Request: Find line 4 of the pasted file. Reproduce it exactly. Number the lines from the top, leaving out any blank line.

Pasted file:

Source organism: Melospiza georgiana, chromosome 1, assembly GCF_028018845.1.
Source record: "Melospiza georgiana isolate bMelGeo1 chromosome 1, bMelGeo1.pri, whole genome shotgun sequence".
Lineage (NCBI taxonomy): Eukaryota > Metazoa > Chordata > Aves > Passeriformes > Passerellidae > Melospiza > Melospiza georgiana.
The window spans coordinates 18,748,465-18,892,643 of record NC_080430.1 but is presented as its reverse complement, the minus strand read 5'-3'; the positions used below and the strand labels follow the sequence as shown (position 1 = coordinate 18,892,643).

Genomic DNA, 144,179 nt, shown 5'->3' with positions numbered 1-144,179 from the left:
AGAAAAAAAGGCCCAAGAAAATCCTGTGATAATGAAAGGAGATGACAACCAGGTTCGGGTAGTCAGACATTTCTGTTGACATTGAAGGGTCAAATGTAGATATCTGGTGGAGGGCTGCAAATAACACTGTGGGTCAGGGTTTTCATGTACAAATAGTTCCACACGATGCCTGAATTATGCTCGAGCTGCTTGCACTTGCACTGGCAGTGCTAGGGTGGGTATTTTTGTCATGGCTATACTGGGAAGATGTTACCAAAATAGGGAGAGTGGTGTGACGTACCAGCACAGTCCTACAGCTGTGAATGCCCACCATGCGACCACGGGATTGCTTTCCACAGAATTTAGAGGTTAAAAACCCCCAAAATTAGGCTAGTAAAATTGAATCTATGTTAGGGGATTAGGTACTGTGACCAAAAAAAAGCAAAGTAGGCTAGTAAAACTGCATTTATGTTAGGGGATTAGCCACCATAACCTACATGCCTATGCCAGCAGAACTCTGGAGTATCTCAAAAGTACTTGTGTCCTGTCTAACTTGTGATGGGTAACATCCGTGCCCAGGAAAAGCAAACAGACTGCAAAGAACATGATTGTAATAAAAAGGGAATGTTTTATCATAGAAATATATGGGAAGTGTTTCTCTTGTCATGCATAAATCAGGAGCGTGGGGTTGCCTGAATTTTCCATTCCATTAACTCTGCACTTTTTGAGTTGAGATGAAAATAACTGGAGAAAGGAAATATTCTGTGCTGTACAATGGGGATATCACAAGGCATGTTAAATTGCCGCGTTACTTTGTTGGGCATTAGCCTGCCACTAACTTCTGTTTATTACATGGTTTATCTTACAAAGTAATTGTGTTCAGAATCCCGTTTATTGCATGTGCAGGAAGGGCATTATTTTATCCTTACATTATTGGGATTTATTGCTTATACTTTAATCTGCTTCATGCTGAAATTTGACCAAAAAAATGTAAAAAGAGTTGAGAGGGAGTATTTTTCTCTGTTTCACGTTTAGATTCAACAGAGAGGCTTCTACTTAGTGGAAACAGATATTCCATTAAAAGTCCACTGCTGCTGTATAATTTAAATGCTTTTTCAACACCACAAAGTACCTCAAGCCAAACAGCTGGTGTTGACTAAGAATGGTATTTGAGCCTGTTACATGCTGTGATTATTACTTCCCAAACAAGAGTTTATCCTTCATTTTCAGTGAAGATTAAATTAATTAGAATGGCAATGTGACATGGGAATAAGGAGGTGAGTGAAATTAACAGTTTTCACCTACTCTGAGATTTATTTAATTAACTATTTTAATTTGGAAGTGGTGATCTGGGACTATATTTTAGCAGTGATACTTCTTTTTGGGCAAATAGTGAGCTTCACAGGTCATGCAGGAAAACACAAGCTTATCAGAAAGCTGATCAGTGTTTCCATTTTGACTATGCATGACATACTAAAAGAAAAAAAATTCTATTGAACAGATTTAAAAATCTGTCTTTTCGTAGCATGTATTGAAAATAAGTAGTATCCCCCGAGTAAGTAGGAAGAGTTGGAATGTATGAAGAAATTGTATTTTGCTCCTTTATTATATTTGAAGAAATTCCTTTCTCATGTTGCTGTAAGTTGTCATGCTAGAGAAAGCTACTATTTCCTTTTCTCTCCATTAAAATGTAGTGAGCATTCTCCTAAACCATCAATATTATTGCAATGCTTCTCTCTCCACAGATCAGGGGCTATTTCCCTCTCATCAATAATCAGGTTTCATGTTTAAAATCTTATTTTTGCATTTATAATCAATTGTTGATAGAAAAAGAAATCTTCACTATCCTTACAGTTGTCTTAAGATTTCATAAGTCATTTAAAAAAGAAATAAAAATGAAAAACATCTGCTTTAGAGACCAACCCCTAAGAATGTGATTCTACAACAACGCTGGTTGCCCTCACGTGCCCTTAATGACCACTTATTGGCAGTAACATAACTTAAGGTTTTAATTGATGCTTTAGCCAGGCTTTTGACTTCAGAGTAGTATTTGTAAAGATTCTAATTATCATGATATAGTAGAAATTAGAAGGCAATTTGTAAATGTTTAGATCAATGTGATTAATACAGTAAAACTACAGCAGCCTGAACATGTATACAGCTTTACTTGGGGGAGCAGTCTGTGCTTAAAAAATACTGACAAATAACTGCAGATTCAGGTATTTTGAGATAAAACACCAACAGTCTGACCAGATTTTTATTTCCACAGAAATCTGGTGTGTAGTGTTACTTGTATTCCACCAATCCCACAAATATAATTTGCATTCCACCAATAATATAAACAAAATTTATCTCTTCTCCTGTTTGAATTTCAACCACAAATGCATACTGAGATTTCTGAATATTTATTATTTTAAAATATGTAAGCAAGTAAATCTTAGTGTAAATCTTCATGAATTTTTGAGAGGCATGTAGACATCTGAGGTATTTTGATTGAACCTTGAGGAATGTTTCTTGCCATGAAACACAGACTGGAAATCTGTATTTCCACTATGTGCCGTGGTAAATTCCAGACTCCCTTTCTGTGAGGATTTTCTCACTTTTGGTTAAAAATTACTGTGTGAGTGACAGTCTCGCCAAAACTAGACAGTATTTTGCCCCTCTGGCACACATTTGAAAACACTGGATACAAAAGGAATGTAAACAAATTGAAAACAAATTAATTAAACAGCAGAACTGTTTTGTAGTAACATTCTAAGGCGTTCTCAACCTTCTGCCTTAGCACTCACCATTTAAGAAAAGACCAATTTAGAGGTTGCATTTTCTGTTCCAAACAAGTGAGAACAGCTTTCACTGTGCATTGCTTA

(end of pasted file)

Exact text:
The window spans coordinates 18,748,465-18,892,643 of record NC_080430.1 but is presented as its reverse complement, the minus strand read 5'-3'; the positions used below and the strand labels follow the sequence as shown (position 1 = coordinate 18,892,643).